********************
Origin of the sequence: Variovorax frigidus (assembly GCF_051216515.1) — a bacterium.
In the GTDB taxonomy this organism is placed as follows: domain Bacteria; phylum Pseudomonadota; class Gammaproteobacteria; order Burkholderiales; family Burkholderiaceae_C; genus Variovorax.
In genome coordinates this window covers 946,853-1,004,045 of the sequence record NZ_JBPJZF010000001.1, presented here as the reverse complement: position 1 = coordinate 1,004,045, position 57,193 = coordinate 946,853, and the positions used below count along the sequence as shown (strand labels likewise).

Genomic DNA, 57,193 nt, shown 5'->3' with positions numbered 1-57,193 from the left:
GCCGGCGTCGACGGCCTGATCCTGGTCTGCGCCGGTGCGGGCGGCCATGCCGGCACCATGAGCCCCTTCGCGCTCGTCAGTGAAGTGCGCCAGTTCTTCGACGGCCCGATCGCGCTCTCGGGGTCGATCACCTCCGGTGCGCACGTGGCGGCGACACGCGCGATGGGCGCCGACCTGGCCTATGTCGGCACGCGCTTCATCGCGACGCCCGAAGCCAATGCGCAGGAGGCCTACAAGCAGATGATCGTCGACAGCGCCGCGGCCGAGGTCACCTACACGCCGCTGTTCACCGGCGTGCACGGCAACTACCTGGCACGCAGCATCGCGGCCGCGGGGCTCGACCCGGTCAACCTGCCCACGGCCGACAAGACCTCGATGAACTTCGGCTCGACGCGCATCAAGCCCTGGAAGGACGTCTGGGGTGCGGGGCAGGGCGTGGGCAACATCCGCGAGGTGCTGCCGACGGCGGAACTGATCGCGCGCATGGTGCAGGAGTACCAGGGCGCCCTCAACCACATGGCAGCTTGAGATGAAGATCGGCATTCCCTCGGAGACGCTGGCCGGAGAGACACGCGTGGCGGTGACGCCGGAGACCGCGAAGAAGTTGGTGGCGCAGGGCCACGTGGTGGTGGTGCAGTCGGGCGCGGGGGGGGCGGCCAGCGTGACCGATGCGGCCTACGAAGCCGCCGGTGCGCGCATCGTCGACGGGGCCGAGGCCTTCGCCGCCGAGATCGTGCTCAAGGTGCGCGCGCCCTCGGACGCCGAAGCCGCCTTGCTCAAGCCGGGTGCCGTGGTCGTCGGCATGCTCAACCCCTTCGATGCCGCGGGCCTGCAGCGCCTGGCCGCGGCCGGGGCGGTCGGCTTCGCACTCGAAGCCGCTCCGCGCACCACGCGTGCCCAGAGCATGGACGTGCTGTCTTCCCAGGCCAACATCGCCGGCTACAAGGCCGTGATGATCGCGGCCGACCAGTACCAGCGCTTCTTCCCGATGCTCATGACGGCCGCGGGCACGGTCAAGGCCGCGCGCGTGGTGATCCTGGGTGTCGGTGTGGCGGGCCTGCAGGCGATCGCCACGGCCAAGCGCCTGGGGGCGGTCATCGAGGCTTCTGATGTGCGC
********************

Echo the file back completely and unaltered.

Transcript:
Origin of the sequence: Variovorax frigidus (assembly GCF_051216515.1) — a bacterium.
In the GTDB taxonomy this organism is placed as follows: domain Bacteria; phylum Pseudomonadota; class Gammaproteobacteria; order Burkholderiales; family Burkholderiaceae_C; genus Variovorax.
In genome coordinates this window covers 946,853-1,004,045 of the sequence record NZ_JBPJZF010000001.1, presented here as the reverse complement: position 1 = coordinate 1,004,045, position 57,193 = coordinate 946,853, and the positions used below count along the sequence as shown (strand labels likewise).

Genomic DNA, 57,193 nt, shown 5'->3' with positions numbered 1-57,193 from the left:
GCCGGCGTCGACGGCCTGATCCTGGTCTGCGCCGGTGCGGGCGGCCATGCCGGCACCATGAGCCCCTTCGCGCTCGTCAGTGAAGTGCGCCAGTTCTTCGACGGCCCGATCGCGCTCTCGGGGTCGATCACCTCCGGTGCGCACGTGGCGGCGACACGCGCGATGGGCGCCGACCTGGCCTATGTCGGCACGCGCTTCATCGCGACGCCCGAAGCCAATGCGCAGGAGGCCTACAAGCAGATGATCGTCGACAGCGCCGCGGCCGAGGTCACCTACACGCCGCTGTTCACCGGCGTGCACGGCAACTACCTGGCACGCAGCATCGCGGCCGCGGGGCTCGACCCGGTCAACCTGCCCACGGCCGACAAGACCTCGATGAACTTCGGCTCGACGCGCATCAAGCCCTGGAAGGACGTCTGGGGTGCGGGGCAGGGCGTGGGCAACATCCGCGAGGTGCTGCCGACGGCGGAACTGATCGCGCGCATGGTGCAGGAGTACCAGGGCGCCCTCAACCACATGGCAGCTTGAGATGAAGATCGGCATTCCCTCGGAGACGCTGGCCGGAGAGACACGCGTGGCGGTGACGCCGGAGACCGCGAAGAAGTTGGTGGCGCAGGGCCACGTGGTGGTGGTGCAGTCGGGCGCGGGGGGGGCGGCCAGCGTGACCGATGCGGCCTACGAAGCCGCCGGTGCGCGCATCGTCGACGGGGCCGAGGCCTTCGCCGCCGAGATCGTGCTCAAGGTGCGCGCGCCCTCGGACGCCGAAGCCGCCTTGCTCAAGCCGGGTGCCGTGGTCGTCGGCATGCTCAACCCCTTCGATGCCGCGGGCCTGCAGCGCCTGGCCGCGGCCGGGGCGGTCGGCTTCGCACTCGAAGCCGCTCCGCGCACCACGCGTGCCCAGAGCATGGACGTGCTGTCTTCCCAGGCCAACATCGCCGGCTACAAGGCCGTGATGATCGCGGCCGACCAGTACCAGCGCTTCTTCCCGATGCTCATGACGGCCGCGGGCACGGTCAAGGCCGCGCGCGTGGTGATCCTGGGTGTCGGTGTGGCGGGCCTGCAGGCGATCGCCACGGCCAAGCGCCTGGGGGCGGTCATCGAGGCTTCTGATGTGCGC